On May 31, 2012, David McCullough Jr. was “just a regular high school English teacher.” But by June of that year, he was regular no more. His email inbox was flooded with messages from around the world, television trucks appeared in his driveway, and Charlie Rose interviewed him for his CBS show.
On Tuesday of this week, while sitting on the porch of his Oak Bluffs home, Mr. McCullough reflected on the surprise turn of events that took place just over two years ago. “I’m well into middle age, and mild mannered, and heavily vanilla. It’s not the formula for renown.”
Yet people all over the world remain captivated by him, all because of a commencement speech he delivered two years ago at Wellesley High School. On June 1, 2012, he stood in front of the graduating class, a group of students he knew well and cared for deeply, and told them “you are not special.”
Taken out of context, the message sounds “hectoring and almost like heresy,” said Mr. McCullough. “But it was really just a playful teasing, beginning as a way of setting up the more important points that come at the end.”
Indeed, the meat of Mr. McCullough’s speech is encouraging and reflective. As both a veteran teacher and a parent of four, Mr. McCullough has a prime vantage point on today’s teenagers. On that June afternoon he thought he was sharing his words with just the Wellesley High community. But the speech was filmed by someone in the audience and shared on YouTube. It quickly went viral and has been watched by over two million people. Recently, Mr. McCullough elaborated on the speech in a book, published this April, entitled You Are Not Special, and Other Encouragements.
The book’s 10-page pitch was actually drafted while Mr. McCullough was on the Island two summers ago. The Island is his family’s summer escape, but his roots here lie much deeper. He is the son of historian David McCullough, and had been a year-round resident since early adolescence. His mother’s side of the family first came to the Island in the mid 1800s. On Tuesday evening, only hours after driving off the ferry, Mr. McCullough visited Bunch of Grapes for an author event.
The book, targeted for a teenage audience, and, in fact, dedicated to them, offers advice on how to live life for its simple joys, not for the shiny allure of trophies and medals, certificates and accolades.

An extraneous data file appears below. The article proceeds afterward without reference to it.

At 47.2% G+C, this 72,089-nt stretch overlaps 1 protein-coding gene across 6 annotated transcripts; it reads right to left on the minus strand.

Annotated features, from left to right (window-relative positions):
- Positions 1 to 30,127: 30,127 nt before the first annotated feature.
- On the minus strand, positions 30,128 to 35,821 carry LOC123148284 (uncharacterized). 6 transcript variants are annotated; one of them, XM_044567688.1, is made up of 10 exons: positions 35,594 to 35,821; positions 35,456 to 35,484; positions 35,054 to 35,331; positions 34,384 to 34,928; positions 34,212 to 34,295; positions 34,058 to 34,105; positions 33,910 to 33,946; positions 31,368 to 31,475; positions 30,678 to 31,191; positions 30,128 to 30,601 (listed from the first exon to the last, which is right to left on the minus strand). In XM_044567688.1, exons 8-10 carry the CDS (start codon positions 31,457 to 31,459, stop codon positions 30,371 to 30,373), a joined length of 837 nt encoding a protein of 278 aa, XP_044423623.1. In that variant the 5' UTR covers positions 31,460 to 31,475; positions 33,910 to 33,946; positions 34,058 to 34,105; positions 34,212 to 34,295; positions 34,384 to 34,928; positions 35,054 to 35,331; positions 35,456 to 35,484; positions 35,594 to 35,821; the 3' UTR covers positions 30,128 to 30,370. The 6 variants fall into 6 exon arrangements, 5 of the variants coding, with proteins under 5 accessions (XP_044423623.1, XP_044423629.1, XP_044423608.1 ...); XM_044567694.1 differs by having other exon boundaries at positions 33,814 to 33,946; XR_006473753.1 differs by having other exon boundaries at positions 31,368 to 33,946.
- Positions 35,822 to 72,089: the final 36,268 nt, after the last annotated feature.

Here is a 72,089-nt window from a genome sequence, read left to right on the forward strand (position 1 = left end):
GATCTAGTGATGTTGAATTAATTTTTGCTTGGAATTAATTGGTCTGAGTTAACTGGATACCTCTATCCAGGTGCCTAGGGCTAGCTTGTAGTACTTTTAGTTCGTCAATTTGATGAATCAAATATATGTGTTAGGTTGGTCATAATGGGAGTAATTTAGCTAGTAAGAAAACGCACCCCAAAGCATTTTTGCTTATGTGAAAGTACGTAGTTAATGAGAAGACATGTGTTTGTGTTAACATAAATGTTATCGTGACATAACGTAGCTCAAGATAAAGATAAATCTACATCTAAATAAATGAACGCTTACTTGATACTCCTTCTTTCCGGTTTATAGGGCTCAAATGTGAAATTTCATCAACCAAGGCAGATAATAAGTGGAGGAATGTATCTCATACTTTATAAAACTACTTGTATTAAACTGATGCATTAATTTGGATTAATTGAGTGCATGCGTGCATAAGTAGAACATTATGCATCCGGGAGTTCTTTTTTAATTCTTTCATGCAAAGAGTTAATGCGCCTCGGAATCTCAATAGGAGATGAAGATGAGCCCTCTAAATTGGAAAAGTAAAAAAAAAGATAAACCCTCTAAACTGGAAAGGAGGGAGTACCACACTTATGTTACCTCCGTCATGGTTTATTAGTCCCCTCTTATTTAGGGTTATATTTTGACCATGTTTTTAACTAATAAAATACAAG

Over the last decade or so, Mr. McCullough said he has noticed two major changes in the attitudes of his students. One is the eagerness to appear impressive, especially to college admissions officers. The other is the sense of narcissism promoted by the avalanche of new technology and social media.
“They’ve come to see admissions to one of these prestigious schools as a referendum not just on their quality as a student, but on their quality as a human being,” said Mr. McCullough. “And that, to those of us charged with their education, is kind of a concern.”
The purpose of studying, he said, should be learning about the world, not gaining material achievement, but it’s just not that way anymore. And with technology making kids long to constantly broadcast everyday experiences to their entire network of friends, the idea of prolonged concentration is almost laughable.
That’s a shame, Mr. McCullough said, because “anybody will assure you that significant work requires full investment and sustained dedication.”
But Mr. McCullough is not one to believe that kids are entirely responsible for this shift.
“Educated people are getting married later and they’re having fewer children, which means that they’re further along in their careers and they have more resources to expend on fewer children,” he said. “And so the stakes are higher for the parents on the success of those children, and kids feel that pressure.
“It’s more than just trying to keep up with the Joneses,” he added. “It’s let’s put the Joneses in the dust.”
Though changing this attitude is by no means a simple undertaking, he has faith that it is possible.
“Kids should embrace challenges, should dive into interests and not worry about how they’re going to look if things don’t go smoothly,” he said. “Play the game because you love to play the game . . . and good results will surely follow.”
And to parents?
“I think parents should take a step back and remind themselves that their children’s responsibilities are their children’s responsibilities. . . at some point the training wheels need to come off.”